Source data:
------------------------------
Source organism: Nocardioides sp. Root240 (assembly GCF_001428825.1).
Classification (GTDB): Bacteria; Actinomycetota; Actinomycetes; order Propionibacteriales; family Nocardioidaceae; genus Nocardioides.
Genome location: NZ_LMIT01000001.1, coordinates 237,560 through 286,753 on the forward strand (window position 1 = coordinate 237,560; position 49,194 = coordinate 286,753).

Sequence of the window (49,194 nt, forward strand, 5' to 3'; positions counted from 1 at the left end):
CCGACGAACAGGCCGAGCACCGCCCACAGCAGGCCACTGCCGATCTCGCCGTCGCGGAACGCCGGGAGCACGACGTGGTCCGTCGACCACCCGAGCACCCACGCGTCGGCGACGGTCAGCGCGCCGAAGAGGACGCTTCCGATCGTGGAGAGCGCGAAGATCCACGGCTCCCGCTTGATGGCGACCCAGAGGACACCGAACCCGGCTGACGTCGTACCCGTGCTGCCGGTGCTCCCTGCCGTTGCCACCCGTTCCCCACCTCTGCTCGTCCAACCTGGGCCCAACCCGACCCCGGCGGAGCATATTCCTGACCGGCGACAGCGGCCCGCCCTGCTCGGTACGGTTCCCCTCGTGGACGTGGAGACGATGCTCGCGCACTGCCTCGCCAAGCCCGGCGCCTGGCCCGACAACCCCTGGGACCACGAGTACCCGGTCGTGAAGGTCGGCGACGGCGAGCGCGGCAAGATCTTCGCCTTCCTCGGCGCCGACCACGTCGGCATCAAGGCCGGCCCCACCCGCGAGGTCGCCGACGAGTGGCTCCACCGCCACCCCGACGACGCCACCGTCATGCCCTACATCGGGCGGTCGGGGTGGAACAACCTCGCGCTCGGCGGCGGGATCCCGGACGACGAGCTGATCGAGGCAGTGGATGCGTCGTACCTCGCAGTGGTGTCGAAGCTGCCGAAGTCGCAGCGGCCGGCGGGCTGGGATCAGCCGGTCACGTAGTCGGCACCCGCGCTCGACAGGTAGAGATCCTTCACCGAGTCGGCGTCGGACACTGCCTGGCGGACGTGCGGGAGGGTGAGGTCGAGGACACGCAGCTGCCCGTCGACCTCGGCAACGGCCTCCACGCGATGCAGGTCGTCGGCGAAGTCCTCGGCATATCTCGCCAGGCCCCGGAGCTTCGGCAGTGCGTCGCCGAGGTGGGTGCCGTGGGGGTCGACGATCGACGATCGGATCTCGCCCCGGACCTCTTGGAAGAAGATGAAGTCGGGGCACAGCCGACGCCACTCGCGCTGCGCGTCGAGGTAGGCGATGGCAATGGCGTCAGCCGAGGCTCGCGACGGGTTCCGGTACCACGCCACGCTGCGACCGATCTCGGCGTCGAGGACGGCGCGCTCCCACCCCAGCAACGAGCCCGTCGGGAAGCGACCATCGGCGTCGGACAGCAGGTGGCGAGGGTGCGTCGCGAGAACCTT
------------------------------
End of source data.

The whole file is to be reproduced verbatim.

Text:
Source organism: Nocardioides sp. Root240 (assembly GCF_001428825.1).
Classification (GTDB): Bacteria; Actinomycetota; Actinomycetes; order Propionibacteriales; family Nocardioidaceae; genus Nocardioides.
Genome location: NZ_LMIT01000001.1, coordinates 237,560 through 286,753 on the forward strand (window position 1 = coordinate 237,560; position 49,194 = coordinate 286,753).

Sequence of the window (49,194 nt, forward strand, 5' to 3'; positions counted from 1 at the left end):
CCGACGAACAGGCCGAGCACCGCCCACAGCAGGCCACTGCCGATCTCGCCGTCGCGGAACGCCGGGAGCACGACGTGGTCCGTCGACCACCCGAGCACCCACGCGTCGGCGACGGTCAGCGCGCCGAAGAGGACGCTTCCGATCGTGGAGAGCGCGAAGATCCACGGCTCCCGCTTGATGGCGACCCAGAGGACACCGAACCCGGCTGACGTCGTACCCGTGCTGCCGGTGCTCCCTGCCGTTGCCACCCGTTCCCCACCTCTGCTCGTCCAACCTGGGCCCAACCCGACCCCGGCGGAGCATATTCCTGACCGGCGACAGCGGCCCGCCCTGCTCGGTACGGTTCCCCTCGTGGACGTGGAGACGATGCTCGCGCACTGCCTCGCCAAGCCCGGCGCCTGGCCCGACAACCCCTGGGACCACGAGTACCCGGTCGTGAAGGTCGGCGACGGCGAGCGCGGCAAGATCTTCGCCTTCCTCGGCGCCGACCACGTCGGCATCAAGGCCGGCCCCACCCGCGAGGTCGCCGACGAGTGGCTCCACCGCCACCCCGACGACGCCACCGTCATGCCCTACATCGGGCGGTCGGGGTGGAACAACCTCGCGCTCGGCGGCGGGATCCCGGACGACGAGCTGATCGAGGCAGTGGATGCGTCGTACCTCGCAGTGGTGTCGAAGCTGCCGAAGTCGCAGCGGCCGGCGGGCTGGGATCAGCCGGTCACGTAGTCGGCACCCGCGCTCGACAGGTAGAGATCCTTCACCGAGTCGGCGTCGGACACTGCCTGGCGGACGTGCGGGAGGGTGAGGTCGAGGACACGCAGCTGCCCGTCGACCTCGGCAACGGCCTCCACGCGATGCAGGTCGTCGGCGAAGTCCTCGGCATATCTCGCCAGGCCCCGGAGCTTCGGCAGTGCGTCGCCGAGGTGGGTGCCGTGGGGGTCGACGATCGACGATCGGATCTCGCCCCGGACCTCTTGGAAGAAGATGAAGTCGGGGCACAGCCGACGCCACTCGCGCTGCGCGTCGAGGTAGGCGATGGCAATGGCGTCAGCCGAGGCTCGCGACGGGTTCCGGTACCACGCCACGCTGCGACCGATCTCGGCGTCGAGGACGGCGCGCTCCCACCCCAGCAACGAGCCCGTCGGGAAGCGACCATCGGCGTCGGACAGCAGGTGGCGAGGGTGCGTCGCGAGAACCTT